Mediation & Dispute Resolution
What is mediation?
Mediation is an alternate dispute resolution mechanism. It is a negotiation process in which an independent person, mediator, assists the parties to identify issues and assess options and negotiate an agreement so their dispute is resolved. Instead of going to Court where litigation is uncertain, a dispute resolution can be an effective mechanism if the parties are willing to participate in it.
When I can use mediation?
In all disputes, with little exceptions, regardless of their complexity or number of parties, can be referred to mediation.
Some factors about your dispute may indicate that it is particularly suited to mediation, such as:
- A Willingness to Participate In Mediation;
- The Possibility That A Judge’s Decision Will Not End the Dispute;
- Maintaining parties Relationship whether in commercial or personal contexts.
Mediation offers many benefits over “going to court”, including:
- Time efficient comparable to litigation in Court.
- Cost efficient comparable to lengthy litigations.
- Flexibility and being able to control outcome.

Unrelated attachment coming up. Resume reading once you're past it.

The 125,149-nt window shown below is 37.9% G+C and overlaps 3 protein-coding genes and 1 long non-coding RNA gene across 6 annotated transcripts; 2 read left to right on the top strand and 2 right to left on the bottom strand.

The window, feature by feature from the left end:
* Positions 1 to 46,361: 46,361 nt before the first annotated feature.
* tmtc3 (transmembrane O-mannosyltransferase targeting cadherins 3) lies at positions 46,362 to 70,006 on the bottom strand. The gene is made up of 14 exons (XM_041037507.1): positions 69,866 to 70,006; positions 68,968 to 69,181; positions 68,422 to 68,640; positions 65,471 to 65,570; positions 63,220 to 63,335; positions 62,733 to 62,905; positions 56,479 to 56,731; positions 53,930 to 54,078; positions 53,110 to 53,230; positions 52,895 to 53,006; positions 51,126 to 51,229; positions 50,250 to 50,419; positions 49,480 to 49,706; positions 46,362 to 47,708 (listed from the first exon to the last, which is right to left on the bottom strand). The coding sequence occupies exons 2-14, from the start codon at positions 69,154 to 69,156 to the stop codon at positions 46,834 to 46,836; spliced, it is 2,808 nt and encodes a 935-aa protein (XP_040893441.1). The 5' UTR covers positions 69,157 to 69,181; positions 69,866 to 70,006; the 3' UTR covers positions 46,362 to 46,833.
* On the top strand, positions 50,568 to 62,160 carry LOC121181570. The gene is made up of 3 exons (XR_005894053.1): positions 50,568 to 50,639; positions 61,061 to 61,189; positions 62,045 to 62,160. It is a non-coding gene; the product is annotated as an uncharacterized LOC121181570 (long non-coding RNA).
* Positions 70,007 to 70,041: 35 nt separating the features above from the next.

- Less stress and less formality than the intimidating Courts environment.
- Mediation is generally Private
Dispute Resolution in Family Law Context:
If Mediation Is Suitable and All Parties are willing, Mediation will be arranged between All Parties. Mediation Sittings Are Generally Booked In 3 Hour Blocks. If issues are completely resolved then parties can book another mediation session.
If a party refuse to attempt mediation then, a Section 60I Certificate will be issued. The Section 601 Certificate will generally state the reasons, and Allows Either Party To Pursue Their Legal Options Including, Filing Court Documents.
If Parties made genuine effort to resolve the dispute but Fail, then a Section 60I Certificate will be issued and the parties can pursue litigation through the Court for a determination.